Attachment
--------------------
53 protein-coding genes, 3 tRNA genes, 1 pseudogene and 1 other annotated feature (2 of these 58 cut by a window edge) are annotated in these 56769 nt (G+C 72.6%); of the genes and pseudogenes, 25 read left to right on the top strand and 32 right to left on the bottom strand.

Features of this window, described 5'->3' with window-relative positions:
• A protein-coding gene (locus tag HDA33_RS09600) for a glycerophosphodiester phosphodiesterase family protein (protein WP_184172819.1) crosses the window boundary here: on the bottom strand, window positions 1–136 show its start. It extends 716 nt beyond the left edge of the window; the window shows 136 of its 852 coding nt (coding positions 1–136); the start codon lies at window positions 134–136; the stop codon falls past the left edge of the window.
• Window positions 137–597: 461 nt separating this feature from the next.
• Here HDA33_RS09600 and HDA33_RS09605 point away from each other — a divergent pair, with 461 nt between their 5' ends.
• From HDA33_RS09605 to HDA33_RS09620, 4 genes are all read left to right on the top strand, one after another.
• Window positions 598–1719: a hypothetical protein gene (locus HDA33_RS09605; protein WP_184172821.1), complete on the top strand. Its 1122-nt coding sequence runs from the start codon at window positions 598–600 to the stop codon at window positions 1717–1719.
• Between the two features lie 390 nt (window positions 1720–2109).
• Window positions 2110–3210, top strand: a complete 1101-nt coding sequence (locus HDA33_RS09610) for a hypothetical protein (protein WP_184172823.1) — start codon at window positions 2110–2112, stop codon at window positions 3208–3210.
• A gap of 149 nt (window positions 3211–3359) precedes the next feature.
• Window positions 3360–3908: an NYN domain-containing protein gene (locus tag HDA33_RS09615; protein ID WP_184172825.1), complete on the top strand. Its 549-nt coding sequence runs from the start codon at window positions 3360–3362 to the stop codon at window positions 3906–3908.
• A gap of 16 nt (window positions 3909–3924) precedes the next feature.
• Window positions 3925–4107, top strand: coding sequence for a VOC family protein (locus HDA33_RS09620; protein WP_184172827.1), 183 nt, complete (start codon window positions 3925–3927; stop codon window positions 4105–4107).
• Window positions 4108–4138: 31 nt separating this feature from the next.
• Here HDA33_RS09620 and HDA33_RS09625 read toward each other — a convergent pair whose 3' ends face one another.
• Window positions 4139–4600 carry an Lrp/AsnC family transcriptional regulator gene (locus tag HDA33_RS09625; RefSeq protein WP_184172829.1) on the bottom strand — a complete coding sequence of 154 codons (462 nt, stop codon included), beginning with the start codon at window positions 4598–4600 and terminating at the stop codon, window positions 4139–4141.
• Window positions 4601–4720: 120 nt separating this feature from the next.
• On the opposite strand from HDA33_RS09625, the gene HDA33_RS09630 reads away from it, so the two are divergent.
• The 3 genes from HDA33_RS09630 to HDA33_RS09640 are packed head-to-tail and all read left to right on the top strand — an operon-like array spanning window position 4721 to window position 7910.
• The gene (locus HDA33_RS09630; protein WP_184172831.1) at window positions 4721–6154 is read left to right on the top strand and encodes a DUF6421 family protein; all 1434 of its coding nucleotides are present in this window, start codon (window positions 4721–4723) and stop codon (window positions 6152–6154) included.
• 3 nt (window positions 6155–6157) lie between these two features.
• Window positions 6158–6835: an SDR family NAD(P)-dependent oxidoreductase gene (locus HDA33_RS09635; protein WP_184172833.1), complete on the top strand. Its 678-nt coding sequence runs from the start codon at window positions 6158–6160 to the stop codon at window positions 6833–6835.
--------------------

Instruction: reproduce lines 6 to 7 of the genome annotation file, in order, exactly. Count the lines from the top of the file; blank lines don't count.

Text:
• From HDA33_RS09605 to HDA33_RS09620, 4 genes are all read left to right on the top strand, one after another.
• Window positions 598–1719: a hypothetical protein gene (locus HDA33_RS09605; protein WP_184172821.1), complete on the top strand. Its 1122-nt coding sequence runs from the start codon at window positions 598–600 to the stop codon at window positions 1717–1719.